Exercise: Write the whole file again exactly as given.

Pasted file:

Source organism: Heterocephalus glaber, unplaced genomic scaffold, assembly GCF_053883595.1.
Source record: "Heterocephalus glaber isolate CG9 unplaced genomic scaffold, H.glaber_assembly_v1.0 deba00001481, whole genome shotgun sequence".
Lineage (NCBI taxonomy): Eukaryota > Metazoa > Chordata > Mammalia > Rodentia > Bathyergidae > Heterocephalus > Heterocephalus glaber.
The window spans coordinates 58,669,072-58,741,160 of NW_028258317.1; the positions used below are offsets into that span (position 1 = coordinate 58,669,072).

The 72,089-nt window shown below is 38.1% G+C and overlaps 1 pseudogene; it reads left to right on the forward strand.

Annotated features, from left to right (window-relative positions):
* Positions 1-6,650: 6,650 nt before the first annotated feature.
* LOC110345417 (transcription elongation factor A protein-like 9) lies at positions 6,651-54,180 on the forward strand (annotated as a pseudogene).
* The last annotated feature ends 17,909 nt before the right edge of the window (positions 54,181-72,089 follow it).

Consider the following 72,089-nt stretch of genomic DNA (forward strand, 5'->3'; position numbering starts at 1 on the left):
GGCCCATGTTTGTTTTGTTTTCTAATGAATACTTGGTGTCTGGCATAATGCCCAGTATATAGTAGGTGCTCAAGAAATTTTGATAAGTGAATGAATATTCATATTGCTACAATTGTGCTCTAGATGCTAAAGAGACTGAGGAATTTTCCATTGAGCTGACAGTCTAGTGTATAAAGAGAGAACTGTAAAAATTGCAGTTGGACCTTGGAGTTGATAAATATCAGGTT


Source organism: Heterocephalus glaber, unplaced genomic scaffold, assembly GCF_053883595.1.
Source record: "Heterocephalus glaber isolate CG9 unplaced genomic scaffold, H.glaber_assembly_v1.0 deba00001481, whole genome shotgun sequence".
Lineage (NCBI taxonomy): Eukaryota > Metazoa > Chordata > Mammalia > Rodentia > Bathyergidae > Heterocephalus > Heterocephalus glaber.
The window spans coordinates 58,669,072-58,741,160 of NW_028258317.1; the positions used below are offsets into that span (position 1 = coordinate 58,669,072).

The 72,089-nt window shown below is 38.1% G+C and overlaps 1 pseudogene; it reads left to right on the forward strand.

Annotated features, from left to right (window-relative positions):
* Positions 1-6,650: 6,650 nt before the first annotated feature.
* LOC110345417 (transcription elongation factor A protein-like 9) lies at positions 6,651-54,180 on the forward strand (annotated as a pseudogene).
* The last annotated feature ends 17,909 nt before the right edge of the window (positions 54,181-72,089 follow it).

Consider the following 72,089-nt stretch of genomic DNA (forward strand, 5'->3'; position numbering starts at 1 on the left):
GGCCCATGTTTGTTTTGTTTTCTAATGAATACTTGGTGTCTGGCATAATGCCCAGTATATAGTAGGTGCTCAAGAAATTTTGATAAGTGAATGAATATTCATATTGCTACAATTGTGCTCTAGATGCTAAAGAGACTGAGGAATTTTCCATTGAGCTGACAGTCTAGTGTATAAAGAGAGAACTGTAAAAATTGCAGTTGGACCTTGGAGTTGATAAATATCAGGTT